Internal Sub-Address for EEPROMs

The sub address (also called word address) is used to point to the internal address of EEPROM. After sending slave address of the EEPROM master must send the sub-address to set the internal address pointer to memory location where read/write should take place. Once the address pointer is set, it auto interment for every sequential read/write operation. However in-case of write operation sub address is bound to page boundary limits. For EEPROM with less than 256bytes of memory area subaddress size is 1 byte, whereas for others its 2 bytes.

So I2C transaction looks like this:
[Start] [Slave Address | R/W] [A] [Sub Address] [A] [Data] [A] ... [Data] [NAK] [Stop]

Write Operations

There are two types of write operations possible on I2C EEPROMs

  1. Byte Write
  2. Page Write

As soon as a I2C write finishes EEPROM enters into an internal self timed write cycle to finish the write opeartion on a memory location. This time is typically not more than 5ms. All inputs are disabled during this write cycle and EEPROM will not respond to any I2C operation until write cycle is finished.

Byte Write

This mode is a very similar to normal I2C write operation with only 1 byte of data written to EEPROM at a time. Following the start condition master sends the slave address and sub address after reeving acknowledge from slave (memory). The sub address sets the internal address pointer to memory location on EEPROM. Master device will then sends the data to be written to addressed memory location followed by a stop condition on by Master.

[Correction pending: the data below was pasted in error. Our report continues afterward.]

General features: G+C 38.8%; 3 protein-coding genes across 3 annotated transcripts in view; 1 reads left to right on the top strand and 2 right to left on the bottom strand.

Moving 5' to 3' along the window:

I2c eeprom byte write.png

Page Write

A Page write is initiated the same was as byte write operation but master device does not send stop condition after the first data byte, Instead after the first data is acknowledged by EEPROM master can send data continuously upto the page boundary. e.g. if EEPROM has page size of 64 bytes then master device can send 64 bytes before sending a stop condition. This increases the write efficiency of EEPROM as the write cycle take same amount of time for both byte and page write.

I2c eeprom page write.png

To know about the page size of any I2C EEPROM memory, download datasheet of that EEPROM and look into first page under "Features".

Acknowledgement Polling